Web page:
When you work for an employer, there is often confusion about exactly how much privacy you can expect while at your job. Most commonly, employees face issues of privacy involving their communications with others and their employee’s right to monitor those communications. Although your employer does retain broad rights to monitor your communication, these rights do have limits. Unfortunately, many employers do not recognize or abide by these limits.
If you use a phone to make a personal call at work, you do have some privacy protection under the Electronics Communications Privacy Act (ECPA), which generally limits an employer to monitoring personal calls only if you know that they are doing so and consent to it. In some cases, this may apply to calls made from phones on the worksite itself. This is far more difficult to parse when a personal call is made on a mobile device owned by the employer.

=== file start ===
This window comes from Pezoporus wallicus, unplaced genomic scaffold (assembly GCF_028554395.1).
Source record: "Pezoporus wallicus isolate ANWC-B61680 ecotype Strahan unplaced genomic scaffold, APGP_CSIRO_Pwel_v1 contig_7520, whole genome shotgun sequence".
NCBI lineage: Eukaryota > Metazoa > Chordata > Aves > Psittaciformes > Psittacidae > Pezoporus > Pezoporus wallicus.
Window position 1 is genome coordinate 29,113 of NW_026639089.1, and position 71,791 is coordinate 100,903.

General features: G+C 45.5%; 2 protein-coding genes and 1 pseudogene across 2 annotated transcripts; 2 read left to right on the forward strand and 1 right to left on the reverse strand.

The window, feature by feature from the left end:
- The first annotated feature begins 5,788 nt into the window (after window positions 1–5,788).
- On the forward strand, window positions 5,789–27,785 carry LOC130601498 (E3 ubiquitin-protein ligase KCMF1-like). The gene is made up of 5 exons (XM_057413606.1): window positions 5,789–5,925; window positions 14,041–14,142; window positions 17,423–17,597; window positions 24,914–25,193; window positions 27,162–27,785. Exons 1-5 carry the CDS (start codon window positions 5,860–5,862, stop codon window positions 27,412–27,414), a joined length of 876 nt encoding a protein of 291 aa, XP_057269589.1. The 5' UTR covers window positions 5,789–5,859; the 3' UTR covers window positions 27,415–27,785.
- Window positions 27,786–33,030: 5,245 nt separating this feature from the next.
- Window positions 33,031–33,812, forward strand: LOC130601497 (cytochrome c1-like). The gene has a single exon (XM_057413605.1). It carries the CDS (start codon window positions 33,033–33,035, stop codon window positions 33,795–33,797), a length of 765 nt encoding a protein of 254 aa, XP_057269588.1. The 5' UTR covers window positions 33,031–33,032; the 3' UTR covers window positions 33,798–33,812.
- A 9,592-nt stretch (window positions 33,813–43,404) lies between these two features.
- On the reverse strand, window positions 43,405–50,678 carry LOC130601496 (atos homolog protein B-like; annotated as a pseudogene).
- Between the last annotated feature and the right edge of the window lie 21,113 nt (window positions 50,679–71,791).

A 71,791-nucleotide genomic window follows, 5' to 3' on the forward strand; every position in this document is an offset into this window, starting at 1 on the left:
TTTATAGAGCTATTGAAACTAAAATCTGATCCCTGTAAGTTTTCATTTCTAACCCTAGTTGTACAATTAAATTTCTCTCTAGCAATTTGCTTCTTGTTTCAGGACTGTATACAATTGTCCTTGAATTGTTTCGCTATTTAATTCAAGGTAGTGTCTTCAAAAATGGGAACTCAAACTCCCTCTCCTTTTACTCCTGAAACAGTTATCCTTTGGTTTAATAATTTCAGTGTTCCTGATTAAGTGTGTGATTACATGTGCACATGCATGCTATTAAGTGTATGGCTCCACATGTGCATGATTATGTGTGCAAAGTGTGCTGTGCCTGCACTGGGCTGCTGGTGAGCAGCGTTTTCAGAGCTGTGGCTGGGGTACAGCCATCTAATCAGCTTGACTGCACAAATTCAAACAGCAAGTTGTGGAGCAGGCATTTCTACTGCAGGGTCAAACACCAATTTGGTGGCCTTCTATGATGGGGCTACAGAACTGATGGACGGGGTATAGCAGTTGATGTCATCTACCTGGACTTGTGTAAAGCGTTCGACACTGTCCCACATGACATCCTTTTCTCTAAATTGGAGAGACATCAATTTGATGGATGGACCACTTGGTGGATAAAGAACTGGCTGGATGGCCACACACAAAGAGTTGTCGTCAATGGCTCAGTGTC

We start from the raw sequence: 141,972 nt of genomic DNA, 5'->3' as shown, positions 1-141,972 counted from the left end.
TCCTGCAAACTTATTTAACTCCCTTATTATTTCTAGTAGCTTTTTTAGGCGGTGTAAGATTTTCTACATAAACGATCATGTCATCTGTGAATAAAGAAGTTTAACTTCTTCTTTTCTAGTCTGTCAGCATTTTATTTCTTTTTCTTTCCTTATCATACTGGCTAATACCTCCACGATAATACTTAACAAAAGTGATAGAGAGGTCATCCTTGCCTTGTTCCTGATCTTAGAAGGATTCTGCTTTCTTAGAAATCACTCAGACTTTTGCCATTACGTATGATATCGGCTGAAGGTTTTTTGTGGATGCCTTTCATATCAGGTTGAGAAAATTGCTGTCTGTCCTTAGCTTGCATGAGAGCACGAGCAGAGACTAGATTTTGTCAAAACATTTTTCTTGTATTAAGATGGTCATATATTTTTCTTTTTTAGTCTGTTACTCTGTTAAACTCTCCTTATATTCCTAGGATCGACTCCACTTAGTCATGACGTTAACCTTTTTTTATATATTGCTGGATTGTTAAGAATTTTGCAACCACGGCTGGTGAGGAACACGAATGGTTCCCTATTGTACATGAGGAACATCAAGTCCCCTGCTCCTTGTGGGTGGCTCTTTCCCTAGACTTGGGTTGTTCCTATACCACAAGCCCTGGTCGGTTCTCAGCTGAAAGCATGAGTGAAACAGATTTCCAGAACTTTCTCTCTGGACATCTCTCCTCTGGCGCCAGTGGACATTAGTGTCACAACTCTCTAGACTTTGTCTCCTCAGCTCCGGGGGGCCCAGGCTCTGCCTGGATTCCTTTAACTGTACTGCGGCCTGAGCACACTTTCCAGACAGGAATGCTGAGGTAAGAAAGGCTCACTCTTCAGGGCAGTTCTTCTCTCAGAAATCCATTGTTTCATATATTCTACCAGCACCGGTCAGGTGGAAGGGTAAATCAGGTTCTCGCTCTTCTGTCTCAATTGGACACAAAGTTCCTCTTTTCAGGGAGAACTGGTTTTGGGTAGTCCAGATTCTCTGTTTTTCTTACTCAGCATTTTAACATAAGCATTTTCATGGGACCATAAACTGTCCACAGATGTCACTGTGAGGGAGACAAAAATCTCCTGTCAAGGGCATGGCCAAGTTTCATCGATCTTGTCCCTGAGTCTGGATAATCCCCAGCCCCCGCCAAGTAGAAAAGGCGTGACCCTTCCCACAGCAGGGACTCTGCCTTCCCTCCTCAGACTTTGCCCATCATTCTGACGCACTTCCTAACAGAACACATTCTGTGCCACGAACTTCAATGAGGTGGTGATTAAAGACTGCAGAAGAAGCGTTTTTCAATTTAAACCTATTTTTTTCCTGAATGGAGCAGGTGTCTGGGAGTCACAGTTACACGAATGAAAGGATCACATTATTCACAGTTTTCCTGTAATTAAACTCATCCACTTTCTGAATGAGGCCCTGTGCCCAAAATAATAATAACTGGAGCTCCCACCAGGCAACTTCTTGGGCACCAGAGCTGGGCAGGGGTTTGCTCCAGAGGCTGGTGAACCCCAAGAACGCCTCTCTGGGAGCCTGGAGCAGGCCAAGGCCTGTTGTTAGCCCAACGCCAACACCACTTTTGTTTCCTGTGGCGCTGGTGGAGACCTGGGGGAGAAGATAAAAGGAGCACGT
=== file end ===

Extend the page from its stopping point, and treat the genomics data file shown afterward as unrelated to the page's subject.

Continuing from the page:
In contrast, very few protections exist for email communication and internet usage. In broad strokes, you cannot maintain an expectation of privacy in emails that you send using a employer’s computer or mobile device, or internet usage on an employer’s computer or mobile device. In fact, it is generally wise to assume that all of your communications and internet usage on an employer computer are actively monitored.
If you believe that your privacy has been legitimately violated by your employer, do not hesitate to reach out to an experienced attorney. With guidance from a legal professional, you can more effectively examine the nuances of your situation and the applicable privacy laws to form a strategy to defend your rights from employer overreach.
Source: FindLaw, “Privacy in the Workplace: Overview,” accessed May 19, 2017